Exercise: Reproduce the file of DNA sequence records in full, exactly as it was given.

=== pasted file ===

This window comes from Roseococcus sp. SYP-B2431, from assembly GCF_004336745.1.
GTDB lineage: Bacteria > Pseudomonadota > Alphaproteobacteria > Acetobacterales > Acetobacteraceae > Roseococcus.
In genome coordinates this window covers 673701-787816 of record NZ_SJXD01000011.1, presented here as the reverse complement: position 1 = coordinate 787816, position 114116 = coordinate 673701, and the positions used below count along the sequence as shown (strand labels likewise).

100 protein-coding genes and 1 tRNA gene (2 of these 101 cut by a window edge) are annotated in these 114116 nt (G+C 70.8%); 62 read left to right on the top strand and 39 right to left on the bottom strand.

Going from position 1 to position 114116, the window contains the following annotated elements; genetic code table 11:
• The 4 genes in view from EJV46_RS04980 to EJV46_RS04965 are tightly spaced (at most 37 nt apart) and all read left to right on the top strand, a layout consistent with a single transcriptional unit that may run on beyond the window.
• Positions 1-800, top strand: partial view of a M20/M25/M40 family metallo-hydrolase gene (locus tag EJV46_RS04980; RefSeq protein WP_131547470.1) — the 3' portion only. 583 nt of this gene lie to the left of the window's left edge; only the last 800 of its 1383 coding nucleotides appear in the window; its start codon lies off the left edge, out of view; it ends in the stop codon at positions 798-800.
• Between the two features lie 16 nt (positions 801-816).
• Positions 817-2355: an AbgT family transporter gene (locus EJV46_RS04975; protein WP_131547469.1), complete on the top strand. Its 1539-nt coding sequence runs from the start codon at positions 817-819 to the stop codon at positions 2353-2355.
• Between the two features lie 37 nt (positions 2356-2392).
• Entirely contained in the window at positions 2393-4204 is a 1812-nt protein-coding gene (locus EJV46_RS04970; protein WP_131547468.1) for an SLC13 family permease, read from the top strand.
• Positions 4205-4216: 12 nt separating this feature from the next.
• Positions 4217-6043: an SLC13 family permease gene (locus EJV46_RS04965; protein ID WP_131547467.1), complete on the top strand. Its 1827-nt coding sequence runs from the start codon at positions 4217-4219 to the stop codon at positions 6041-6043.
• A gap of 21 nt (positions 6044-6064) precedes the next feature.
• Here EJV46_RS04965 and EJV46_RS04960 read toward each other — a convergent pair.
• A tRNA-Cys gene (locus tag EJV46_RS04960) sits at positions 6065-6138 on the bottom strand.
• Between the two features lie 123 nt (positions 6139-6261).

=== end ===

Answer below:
This window comes from Roseococcus sp. SYP-B2431, from assembly GCF_004336745.1.
GTDB lineage: Bacteria > Pseudomonadota > Alphaproteobacteria > Acetobacterales > Acetobacteraceae > Roseococcus.
In genome coordinates this window covers 673701-787816 of record NZ_SJXD01000011.1, presented here as the reverse complement: position 1 = coordinate 787816, position 114116 = coordinate 673701, and the positions used below count along the sequence as shown (strand labels likewise).

100 protein-coding genes and 1 tRNA gene (2 of these 101 cut by a window edge) are annotated in these 114116 nt (G+C 70.8%); 62 read left to right on the top strand and 39 right to left on the bottom strand.

Going from position 1 to position 114116, the window contains the following annotated elements; genetic code table 11:
• The 4 genes in view from EJV46_RS04980 to EJV46_RS04965 are tightly spaced (at most 37 nt apart) and all read left to right on the top strand, a layout consistent with a single transcriptional unit that may run on beyond the window.
• Positions 1-800, top strand: partial view of a M20/M25/M40 family metallo-hydrolase gene (locus tag EJV46_RS04980; RefSeq protein WP_131547470.1) — the 3' portion only. 583 nt of this gene lie to the left of the window's left edge; only the last 800 of its 1383 coding nucleotides appear in the window; its start codon lies off the left edge, out of view; it ends in the stop codon at positions 798-800.
• Between the two features lie 16 nt (positions 801-816).
• Positions 817-2355: an AbgT family transporter gene (locus EJV46_RS04975; protein WP_131547469.1), complete on the top strand. Its 1539-nt coding sequence runs from the start codon at positions 817-819 to the stop codon at positions 2353-2355.
• Between the two features lie 37 nt (positions 2356-2392).
• Entirely contained in the window at positions 2393-4204 is a 1812-nt protein-coding gene (locus EJV46_RS04970; protein WP_131547468.1) for an SLC13 family permease, read from the top strand.
• Positions 4205-4216: 12 nt separating this feature from the next.
• Positions 4217-6043: an SLC13 family permease gene (locus EJV46_RS04965; protein ID WP_131547467.1), complete on the top strand. Its 1827-nt coding sequence runs from the start codon at positions 4217-4219 to the stop codon at positions 6041-6043.
• A gap of 21 nt (positions 6044-6064) precedes the next feature.
• Here EJV46_RS04965 and EJV46_RS04960 read toward each other — a convergent pair.
• A tRNA-Cys gene (locus tag EJV46_RS04960) sits at positions 6065-6138 on the bottom strand.
• Between the two features lie 123 nt (positions 6139-6261).